#OTalk – 20th July – Sustainable Occupational Therapy Practice

This week’s chat will be hosted by Ben Whittaker from Occupational Therapy Susnet @OTSusnet, AHP lead at the Centre for Sustainable Healthcare @SusHealthcare and a mental health occupational therapist, and Sonia Roschnik, (also tweeting from @OTSusnet) International Climate Policy Director at Healthcare Without Harm @HCWHeurope @HCWHGlobal and a former occupational therapist.   

Sustainable occupational therapy practice means using resources to deliver healthcare today without compromising the health of current or future generations.  The climate emergency is a health emergency, and as a result, addressing climate change has been described as the greatest health opportunity this century.  

The NHS is the largest employer in Britain and responsible for around 4% of our carbon emissions.  The NHS needs to act for the UK to meet its legally binding 2008 Climate Change Act.  Sustainability is written into the NHS constitution and recently, the NHS has made the formal commitment to become net zero by 2040, with the @GreenerNHS programme.  

Sustainability will be integral to the next national AHP strategy.  Many AHPs, including occupational therapists, are professions that utilise sustainable models of care and a shortage of AHPs could be described as a contributing factor to current high carbon care.  

Sustainability is a Master Project for the WFOT.  In 2012, WFOT stated that Occupational therapists need to “re-evaluate practice models and expand clinical reasoning about occupational performance to include sustainable practice.”  In 2018, WFOT published Sustainability Matters which detailed five sustainability guiding principles.  RCOT have stated that these guiding principles need incorporating into UK curricula and cited them in the RCOT professional standards and code of ethics.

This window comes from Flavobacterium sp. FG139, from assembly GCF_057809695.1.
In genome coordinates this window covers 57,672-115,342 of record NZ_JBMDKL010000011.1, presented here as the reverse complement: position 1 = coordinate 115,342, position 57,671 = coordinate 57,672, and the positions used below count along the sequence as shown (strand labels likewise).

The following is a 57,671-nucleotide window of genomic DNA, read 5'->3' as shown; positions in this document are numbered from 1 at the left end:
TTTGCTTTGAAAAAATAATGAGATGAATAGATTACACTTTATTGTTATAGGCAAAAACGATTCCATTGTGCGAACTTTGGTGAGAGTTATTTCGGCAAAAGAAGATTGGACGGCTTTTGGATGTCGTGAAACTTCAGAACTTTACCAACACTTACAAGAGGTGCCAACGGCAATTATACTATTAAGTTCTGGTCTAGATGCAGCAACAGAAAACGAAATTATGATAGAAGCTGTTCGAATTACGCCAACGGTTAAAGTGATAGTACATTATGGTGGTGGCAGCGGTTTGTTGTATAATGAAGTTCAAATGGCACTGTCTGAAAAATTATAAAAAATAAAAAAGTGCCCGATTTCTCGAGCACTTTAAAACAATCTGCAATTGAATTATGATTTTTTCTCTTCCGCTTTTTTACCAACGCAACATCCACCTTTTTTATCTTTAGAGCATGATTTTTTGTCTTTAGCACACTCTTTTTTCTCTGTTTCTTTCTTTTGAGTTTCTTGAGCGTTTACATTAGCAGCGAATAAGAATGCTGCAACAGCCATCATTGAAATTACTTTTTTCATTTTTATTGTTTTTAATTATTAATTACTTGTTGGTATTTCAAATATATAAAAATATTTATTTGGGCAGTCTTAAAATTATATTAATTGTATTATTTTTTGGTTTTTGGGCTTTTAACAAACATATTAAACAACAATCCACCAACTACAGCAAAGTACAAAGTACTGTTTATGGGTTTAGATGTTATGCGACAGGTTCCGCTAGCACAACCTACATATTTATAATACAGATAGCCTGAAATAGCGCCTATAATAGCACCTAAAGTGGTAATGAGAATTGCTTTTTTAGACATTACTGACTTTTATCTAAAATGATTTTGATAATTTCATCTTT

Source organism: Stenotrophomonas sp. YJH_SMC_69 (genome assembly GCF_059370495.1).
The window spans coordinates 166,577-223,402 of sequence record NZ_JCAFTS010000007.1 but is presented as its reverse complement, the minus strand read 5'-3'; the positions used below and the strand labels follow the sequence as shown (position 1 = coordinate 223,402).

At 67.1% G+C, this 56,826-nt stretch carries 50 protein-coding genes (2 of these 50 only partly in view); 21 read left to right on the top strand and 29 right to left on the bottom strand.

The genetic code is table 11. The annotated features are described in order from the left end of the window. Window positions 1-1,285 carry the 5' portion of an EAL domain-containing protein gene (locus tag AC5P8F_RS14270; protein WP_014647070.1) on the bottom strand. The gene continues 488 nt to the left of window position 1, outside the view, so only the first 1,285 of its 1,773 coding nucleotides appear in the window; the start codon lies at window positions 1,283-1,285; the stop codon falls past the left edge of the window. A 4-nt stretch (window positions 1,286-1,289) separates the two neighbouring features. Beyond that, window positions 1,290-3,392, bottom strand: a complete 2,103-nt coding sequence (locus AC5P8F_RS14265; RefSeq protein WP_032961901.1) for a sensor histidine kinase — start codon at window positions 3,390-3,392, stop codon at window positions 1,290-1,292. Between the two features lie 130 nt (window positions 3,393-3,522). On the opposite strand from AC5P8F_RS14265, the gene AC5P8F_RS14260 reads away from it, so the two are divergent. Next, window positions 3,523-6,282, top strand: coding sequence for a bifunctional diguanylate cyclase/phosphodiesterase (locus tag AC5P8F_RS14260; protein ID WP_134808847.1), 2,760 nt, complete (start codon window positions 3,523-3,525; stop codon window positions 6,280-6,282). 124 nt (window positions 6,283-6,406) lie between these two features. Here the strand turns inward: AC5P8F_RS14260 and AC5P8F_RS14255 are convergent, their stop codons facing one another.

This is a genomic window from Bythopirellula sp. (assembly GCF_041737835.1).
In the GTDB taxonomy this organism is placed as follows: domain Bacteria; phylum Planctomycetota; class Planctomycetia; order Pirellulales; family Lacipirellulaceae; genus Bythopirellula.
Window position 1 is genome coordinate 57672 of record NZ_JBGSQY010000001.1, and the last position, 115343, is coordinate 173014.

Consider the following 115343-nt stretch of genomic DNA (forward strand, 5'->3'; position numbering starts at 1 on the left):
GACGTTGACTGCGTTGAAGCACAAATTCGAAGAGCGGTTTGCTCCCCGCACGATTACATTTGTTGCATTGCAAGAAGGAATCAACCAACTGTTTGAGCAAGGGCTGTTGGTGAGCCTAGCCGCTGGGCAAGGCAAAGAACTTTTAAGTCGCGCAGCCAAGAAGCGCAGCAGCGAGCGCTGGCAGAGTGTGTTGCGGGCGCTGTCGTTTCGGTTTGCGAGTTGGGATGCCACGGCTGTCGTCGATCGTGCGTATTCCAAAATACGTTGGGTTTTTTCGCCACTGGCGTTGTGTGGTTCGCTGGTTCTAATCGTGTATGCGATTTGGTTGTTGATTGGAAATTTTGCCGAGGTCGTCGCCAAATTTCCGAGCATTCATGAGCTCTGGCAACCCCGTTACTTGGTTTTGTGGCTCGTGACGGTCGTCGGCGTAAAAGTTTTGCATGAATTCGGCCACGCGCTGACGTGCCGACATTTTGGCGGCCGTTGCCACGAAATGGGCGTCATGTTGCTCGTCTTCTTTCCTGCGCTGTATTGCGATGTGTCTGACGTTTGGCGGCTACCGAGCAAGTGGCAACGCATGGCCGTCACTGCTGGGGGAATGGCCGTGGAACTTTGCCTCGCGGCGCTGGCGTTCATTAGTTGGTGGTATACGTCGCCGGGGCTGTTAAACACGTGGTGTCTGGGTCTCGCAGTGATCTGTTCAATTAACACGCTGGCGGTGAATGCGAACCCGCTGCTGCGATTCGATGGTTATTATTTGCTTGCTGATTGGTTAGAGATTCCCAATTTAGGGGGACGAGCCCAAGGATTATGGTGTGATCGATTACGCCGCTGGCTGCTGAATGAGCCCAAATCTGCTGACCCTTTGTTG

Sustainable Quality Improvement (SusQI) methodology joins carbon reduction to the core aim of providing the best possible healthcare. WFOT’s QUEST strategy includes sustainability as one of the seven quality indicators applicable to all settings for occupational therapy practice.  

In order for occupational therapy practice to be sustainable it needs to address the triple bottom line of social, economic and environmental agendas, which are interdependent.  The examples of social and economic benefits in RCOT’s Improving Lives, Saving Money campaign also reduce carbon and bring environmental benefits.  

Unsustainable human occupations are driving climate change and occupational therapists have a chance to address this outside of traditional healthcare settings. We can work as behaviour change specialists in council sustainability teams or charities by using occupational therapy approaches with a ‘well’ population that want to address sustainable living goals.  For example, by using Green Lifestyle Redesign: https://networks.sustainablehealthcare.org.uk/networks/ot-susnet/creating-sustainable-lifestyle

We look forward to exploring the above areas with others in the OTalk chat, hearing people’s thoughts, ideas and examples of sustainable practice.  

Questions from the WFOT’s Sustainability Guiding Principles: 

Principle 1: Understanding sustainability 

Q1. What skills do you need to learn at this point to help you work more successfully with individuals and communities to help them reflect about sustainability of their actions as they choose and participate in meaningful occupations?